What ideas like NHS independence lack is not the eye-catching headline or even the fine detail but the implementation and local connection

This year is undoubtedly going to be big in health. Health has consistently been polling as the number one issue with the public, and is likely to hold the keys to number 10. As a consequence both Gordon Brown and David Cameron are looking to position themselves to reinvent the challenges facing just about every health economy in the Western world: ageing demographics and associated long-term conditions.

Politics wouldn't be politics without the so-called Wednesday test, surviving prime minister's questions with pithy craft, creating both soundbites and political capital. Undoubtedly this is what has led to the talk of an independent NHS. The proposals centre around an independent body taking responsibility for setting budgets, performance monitoring of the commissioning process, taking account of patient opinion and implementation of guidance and technology.

All well and good, but I have recently been educated in the Thursday test - are there are enough headlines from the Wednesday spectacle? - and the Friday test. This, according to a former minister, asks whether once your idea has been kicked around like a football, cut into soundbites, trampled by amendments in encounters with the other side and put back together there is anything worth implementing at the end. All this can be very exciting, conducted at frenetic pace and I'm sure from limited exposure partially resembling scripts from The West Wing.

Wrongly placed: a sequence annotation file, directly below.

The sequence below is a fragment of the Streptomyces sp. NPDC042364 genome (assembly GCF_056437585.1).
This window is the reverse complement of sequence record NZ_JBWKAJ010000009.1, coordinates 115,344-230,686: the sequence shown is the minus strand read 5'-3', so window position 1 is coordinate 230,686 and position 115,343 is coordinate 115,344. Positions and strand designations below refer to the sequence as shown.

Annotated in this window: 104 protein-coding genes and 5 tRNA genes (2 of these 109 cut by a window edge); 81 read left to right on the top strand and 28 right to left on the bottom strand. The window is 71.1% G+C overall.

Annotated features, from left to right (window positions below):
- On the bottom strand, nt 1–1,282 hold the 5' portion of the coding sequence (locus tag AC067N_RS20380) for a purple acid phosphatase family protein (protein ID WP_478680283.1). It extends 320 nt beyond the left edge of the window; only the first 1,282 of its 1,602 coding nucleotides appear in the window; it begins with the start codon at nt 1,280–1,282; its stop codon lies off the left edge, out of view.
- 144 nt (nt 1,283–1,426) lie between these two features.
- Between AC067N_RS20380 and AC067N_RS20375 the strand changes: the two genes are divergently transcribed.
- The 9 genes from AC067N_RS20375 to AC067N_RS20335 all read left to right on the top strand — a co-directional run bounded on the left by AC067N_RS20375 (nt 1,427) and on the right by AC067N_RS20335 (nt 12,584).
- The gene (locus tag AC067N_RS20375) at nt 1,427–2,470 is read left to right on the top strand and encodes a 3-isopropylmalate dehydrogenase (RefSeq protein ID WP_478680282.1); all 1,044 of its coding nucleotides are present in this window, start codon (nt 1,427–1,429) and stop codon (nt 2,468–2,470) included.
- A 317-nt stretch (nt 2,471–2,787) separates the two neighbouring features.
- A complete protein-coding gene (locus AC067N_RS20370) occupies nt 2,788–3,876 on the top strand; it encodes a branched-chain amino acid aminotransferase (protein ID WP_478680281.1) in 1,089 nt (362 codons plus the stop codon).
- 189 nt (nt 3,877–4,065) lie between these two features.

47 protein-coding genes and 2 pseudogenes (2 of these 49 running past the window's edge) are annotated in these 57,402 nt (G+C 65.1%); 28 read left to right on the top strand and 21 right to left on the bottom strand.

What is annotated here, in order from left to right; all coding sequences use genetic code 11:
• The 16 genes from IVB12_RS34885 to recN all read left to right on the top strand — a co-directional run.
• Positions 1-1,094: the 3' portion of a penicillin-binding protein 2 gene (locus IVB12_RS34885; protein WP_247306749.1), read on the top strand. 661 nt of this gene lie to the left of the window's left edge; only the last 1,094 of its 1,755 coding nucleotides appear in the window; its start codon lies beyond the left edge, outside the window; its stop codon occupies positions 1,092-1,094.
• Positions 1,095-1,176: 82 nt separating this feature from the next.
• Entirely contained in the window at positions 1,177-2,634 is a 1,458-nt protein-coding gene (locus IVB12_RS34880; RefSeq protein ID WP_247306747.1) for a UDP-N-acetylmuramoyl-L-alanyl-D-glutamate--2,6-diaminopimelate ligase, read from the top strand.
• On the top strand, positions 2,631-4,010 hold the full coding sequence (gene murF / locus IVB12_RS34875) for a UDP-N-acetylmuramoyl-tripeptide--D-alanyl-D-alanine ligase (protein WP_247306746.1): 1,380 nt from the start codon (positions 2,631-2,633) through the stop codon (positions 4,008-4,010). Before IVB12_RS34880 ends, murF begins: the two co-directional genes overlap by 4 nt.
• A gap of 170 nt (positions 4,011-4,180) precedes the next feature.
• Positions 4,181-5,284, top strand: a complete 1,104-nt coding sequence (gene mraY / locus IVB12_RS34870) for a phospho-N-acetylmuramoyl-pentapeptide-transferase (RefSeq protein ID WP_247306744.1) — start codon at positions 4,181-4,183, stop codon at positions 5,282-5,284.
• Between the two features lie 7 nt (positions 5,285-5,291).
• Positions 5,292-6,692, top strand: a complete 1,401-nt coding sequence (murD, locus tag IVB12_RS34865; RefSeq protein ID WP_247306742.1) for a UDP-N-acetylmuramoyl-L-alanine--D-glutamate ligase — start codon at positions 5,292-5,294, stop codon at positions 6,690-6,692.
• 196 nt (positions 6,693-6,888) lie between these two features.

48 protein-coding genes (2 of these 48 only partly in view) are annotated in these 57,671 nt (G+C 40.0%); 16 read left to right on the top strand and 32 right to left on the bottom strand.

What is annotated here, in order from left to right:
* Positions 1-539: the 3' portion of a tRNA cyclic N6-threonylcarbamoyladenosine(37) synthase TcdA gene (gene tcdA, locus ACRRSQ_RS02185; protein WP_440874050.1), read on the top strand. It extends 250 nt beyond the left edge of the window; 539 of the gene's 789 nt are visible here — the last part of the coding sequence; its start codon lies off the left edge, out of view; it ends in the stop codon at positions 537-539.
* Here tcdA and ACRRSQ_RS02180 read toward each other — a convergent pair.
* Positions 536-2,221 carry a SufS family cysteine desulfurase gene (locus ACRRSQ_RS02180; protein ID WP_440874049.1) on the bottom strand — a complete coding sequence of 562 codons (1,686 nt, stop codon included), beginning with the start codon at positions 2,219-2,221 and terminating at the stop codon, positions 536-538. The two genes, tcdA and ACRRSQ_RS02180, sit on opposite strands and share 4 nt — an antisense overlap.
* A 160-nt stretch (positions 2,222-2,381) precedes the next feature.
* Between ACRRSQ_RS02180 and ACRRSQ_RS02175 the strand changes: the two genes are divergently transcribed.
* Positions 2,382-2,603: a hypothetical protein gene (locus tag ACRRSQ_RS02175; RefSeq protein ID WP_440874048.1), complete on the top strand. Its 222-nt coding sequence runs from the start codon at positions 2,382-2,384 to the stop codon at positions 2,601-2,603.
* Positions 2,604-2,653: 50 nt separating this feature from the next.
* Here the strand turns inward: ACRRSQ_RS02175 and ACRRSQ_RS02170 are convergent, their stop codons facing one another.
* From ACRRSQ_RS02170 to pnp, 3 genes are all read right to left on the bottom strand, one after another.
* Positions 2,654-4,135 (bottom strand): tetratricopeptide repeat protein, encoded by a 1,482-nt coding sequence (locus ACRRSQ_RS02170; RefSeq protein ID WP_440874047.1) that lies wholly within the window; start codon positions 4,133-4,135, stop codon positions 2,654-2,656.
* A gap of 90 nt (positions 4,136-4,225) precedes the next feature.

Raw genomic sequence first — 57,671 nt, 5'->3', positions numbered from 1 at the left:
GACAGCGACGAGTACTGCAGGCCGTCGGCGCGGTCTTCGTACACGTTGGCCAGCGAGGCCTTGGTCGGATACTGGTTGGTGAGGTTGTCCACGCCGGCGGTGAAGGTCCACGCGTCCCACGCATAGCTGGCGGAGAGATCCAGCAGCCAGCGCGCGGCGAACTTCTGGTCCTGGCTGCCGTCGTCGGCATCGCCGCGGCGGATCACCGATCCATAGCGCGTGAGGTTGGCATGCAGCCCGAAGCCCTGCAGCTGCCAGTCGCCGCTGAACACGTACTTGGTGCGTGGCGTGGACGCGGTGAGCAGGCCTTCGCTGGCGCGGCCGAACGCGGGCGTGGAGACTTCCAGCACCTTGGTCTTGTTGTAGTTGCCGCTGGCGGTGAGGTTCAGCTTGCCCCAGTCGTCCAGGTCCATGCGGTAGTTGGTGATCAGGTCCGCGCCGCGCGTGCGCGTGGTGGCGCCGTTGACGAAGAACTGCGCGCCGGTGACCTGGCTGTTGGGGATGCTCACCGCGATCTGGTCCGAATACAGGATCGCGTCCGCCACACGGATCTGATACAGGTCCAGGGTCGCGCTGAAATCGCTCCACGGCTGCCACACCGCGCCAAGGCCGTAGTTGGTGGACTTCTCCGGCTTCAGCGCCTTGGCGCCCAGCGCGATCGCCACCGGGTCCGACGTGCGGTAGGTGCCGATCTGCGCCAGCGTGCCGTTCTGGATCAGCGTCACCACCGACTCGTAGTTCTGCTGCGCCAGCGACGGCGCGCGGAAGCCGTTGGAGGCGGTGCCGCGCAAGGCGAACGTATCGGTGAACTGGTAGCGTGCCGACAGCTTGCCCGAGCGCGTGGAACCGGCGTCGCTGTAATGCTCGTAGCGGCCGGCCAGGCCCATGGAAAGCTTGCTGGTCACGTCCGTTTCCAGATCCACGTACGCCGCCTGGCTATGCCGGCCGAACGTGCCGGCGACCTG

Choices at the crossroads
As a healthcare professional I would argue there is one ingredient missing from most things that spring from Whitehall, strategic health authorities or even primary care trusts: engagement with the professions. What ideas like NHS independence lack is not the eye-catching headline or even in the fine detail, it is the implementation and local connection. Before you roll your eyes, anticipating another consultation or pandering to the providers, we need to understand what should really spring from the grass roots.

As a society and preferably led by the colleges and professions as a whole we need to define what we mean by professionalism. We are at a crossroads and in my view GPs and consultants have two choices: either to follow the status quo, attempt to ignore practice-based commissioning, Connecting for Health and the budgetary consequences of payment by results and seeing what ensues, or to decide that some of these could be important facets of healthcare leadership and the delivery of patient care.

Likely inevitabilities of the former would seem to be more in the way of service cuts and a downward spiral of morale and disconnection. For the second to work we need to truly define what it means as professionals to work in the public services.

A helpful definition of professionalism was created in a paper produced between the Royal College of Physicians and GPs: 'Professionalism that signifies a set of values, behaviours and relationships that underpins the trust the public has in its healthcare staff.' This sentiment is not new or isolated. The King's Fund has commented along the same lines and such themes also emanate from the nursing and surgical professions.

Evolution of an ethos
These values around treating patients to professional ethos of quality go much further than the target-driven and contractual standards we have today. Chief medical officer Sir Liam Donaldson in June commented in Better Doctors, Safer Patientshow these kind of values should be integrated into appraisal and licensing.

My prescription in 2007 suggests we can only solve current predicaments by the evolution of a professional ethos that leads to clinically driven commissioning, professionally led systems of appraisal, development of patient opinion and peer-set performance outcomes.

All four of these share the same truth: they would all be far better led by the professions than by central direction.

Dr Andrew Jones is a GP in Stamford and policy adviser to Stephen Dorrell. He is also director of PBC at UnitedHealth Europe.